The cons have a more compelling argument because not only do they prove how the bailout was unconstitutional, but also that the outcome cannot decide if the bailout was appropriate because at the time when it was issued the repercussions were unknown. The government had no constitutionally justified reason for the bailout, and in granting it they overreached their authority.

Ryan said...

I support the pro side of this argument. Without the United States stepping in, so many jobs would have been lost that it would have been catastrophic. As we plunge further into an economic decline, those jobs are needed. Secondly, GM isn't just a contributer to the economy, it is a major contributor. The bailout was done on terms of the betterment of the country and that is all the reason that is needed.

Blair S. said...

I side with the con side because the bailout was unconstitutional and the government is basically bailing out a business that could not survive on its own. The bailout worked, but who is to say that if and when the government ever bails out another company again, that the company will not fall right back into its old patterns and declare bankruptcy or go out of business again. The government is not allowed to interfere with private companies in that way based on the Commerce Clause. Overall, the government overreached into affairs it is not legally able to, and risked spending federal money on an at best shaky investment.

Michael Murph said...

I believe that the government bailout of General Motors was fair and appropriate. If the government had not stepped in there would have been a huge number of jobs lost. This enormous amount of lost jobs would have hurt our struggling economy even more. The government does not typically bail out non government entities, however in this case it was the right thing to do. It saved countless jobs and a company that is one of the backbones of the U.S.

Eric M said...

It was necessary and appropriate for the United States government to bail out GM. It was in our nation's best interest to bail out this private company in order to save our national economy. It is far cheaper to pay for the bailout and save GM then to pay for these expenses later as the consequences become far worse, magnified and dispersed. Social services necessary to solve the social problems are far more expensive. If this many citizens had lost their jobs, they would have been left unemployed and unproductive for a significant period of time because there is a vey difficult job market to being with.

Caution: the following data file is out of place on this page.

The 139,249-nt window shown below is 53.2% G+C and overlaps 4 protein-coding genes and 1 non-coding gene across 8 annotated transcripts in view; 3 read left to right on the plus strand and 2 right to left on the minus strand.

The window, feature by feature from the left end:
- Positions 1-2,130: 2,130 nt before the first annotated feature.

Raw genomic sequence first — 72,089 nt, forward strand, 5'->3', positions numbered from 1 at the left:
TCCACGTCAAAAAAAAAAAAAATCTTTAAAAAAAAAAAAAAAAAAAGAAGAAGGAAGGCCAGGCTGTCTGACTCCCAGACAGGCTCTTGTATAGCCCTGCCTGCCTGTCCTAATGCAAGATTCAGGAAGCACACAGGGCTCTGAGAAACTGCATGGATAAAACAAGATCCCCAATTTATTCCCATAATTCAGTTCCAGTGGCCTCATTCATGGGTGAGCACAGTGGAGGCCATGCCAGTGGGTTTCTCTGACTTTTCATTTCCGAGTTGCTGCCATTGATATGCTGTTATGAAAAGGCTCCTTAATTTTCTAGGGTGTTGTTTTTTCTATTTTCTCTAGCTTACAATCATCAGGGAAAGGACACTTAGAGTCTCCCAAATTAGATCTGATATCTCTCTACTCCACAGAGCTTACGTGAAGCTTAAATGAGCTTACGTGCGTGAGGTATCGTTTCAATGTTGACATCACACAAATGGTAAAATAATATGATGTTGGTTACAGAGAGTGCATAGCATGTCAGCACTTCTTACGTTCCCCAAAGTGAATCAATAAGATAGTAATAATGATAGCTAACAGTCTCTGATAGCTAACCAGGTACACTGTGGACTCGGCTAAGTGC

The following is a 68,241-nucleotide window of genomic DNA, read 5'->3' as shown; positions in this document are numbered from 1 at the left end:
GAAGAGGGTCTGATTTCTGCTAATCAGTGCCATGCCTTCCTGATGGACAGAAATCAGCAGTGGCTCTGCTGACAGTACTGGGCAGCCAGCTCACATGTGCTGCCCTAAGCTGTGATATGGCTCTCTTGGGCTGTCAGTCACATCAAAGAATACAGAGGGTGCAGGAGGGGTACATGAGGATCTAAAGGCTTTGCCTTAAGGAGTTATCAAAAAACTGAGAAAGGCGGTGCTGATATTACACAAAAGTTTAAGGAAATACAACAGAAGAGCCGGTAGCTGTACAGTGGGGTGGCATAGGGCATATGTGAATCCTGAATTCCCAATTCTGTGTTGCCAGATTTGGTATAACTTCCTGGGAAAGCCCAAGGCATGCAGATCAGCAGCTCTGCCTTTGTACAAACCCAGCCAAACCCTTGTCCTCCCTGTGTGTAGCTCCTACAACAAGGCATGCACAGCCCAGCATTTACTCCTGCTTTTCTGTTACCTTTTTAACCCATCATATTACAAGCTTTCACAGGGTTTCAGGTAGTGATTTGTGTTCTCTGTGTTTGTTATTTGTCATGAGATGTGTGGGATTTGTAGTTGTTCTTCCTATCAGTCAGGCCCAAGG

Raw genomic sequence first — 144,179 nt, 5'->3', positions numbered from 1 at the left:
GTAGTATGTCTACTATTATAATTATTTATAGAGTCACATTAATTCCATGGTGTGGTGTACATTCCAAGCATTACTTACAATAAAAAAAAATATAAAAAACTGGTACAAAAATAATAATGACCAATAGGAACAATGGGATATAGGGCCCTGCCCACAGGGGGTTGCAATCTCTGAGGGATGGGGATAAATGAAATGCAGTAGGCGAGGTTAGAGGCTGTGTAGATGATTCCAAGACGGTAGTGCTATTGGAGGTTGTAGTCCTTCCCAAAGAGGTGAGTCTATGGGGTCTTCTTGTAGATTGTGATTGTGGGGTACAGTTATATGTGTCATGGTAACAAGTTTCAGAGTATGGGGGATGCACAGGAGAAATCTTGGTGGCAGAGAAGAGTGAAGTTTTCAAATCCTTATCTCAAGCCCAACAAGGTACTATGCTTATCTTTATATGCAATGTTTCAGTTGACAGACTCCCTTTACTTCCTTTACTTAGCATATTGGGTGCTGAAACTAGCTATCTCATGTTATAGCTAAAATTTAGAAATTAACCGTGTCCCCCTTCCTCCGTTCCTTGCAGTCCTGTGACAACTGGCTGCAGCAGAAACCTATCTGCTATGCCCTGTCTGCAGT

Katherine Trent said...

I think that the GM bailout was more than wrong, it was unconstitutional. No matter what the intent was, the idea as a whole goes against the principles of the constitution. By rewarding bad business, it gives companies a false sense of security that every time they business is in trouble, the government will come to the rescue. This, however, would be impossible. One might argue the bailout was necessary to prevent future turmoil, but by going against the constitution it puts its authority at risk. If every time there is an “emergency” we deem this a good enough reason to go against the constitution, we will lose our core principals. The Constitution is the foundation of America and there is no reason good enough to go against what has made us successful.

Marcy A said...

I believe it was necessary for the United States government to bailout GM. If the United States government did not help out, the auto industry would continue to fall out and eventually other problems would arise such as more unemployment. During the time of the bailout, the unemployment rate was already higher than normal. The bailout helped save the economy and people's lives.

Tucker D. said...

When the government bailed out GM, it may not have been unconstitutional but it was necessary to keep the economy from sinking into a deeper hole. When the government used tax payers money to bail out the major company they did cross a line making this an unconstitutional act, but when we look at what would have happened if the government had not stepped, then we see that this was the best option. If GM hadn’t gotten bailed out then the number of unemployed workers would have reached an all time high in the Unites States, not to mention the massive hit taken to the economy. Many citizens may not have agreed with the bailout but it was necessary and what was best for our country.

Molly Aaron said...

Truth be told, it would not have been fair to put hundreds of thousands out of works because the caused chaos in the economy.
When Obama first announced the bailout of General Motors, I was unsure about it, but when you think back to the Great Depression, the government made desperate measures to put the economy back on track and get people working again ("The New Deal").
Although the GM bailout didn't create new jobs, it did keep people employed and help keep the government from paying out unemployment to thousands upon thousands of people. In doing so, is saved quite a large amount of government's money.

Dakota said...

I agree with the pro side of this debate. I believe that the government had to step in or else the US would have lost a huge industry and thousands of people would have lost their jobs causing a crisis. It was in our nation's best interest to bail out this private company in order to save our national economy. It is far cheaper to pay for the bailout and save GM then to pay for these expenses later as the consequences become far worse, magnified and dispersed.The bailout was done on terms of the betterment of the country and that is all the reason that is needed.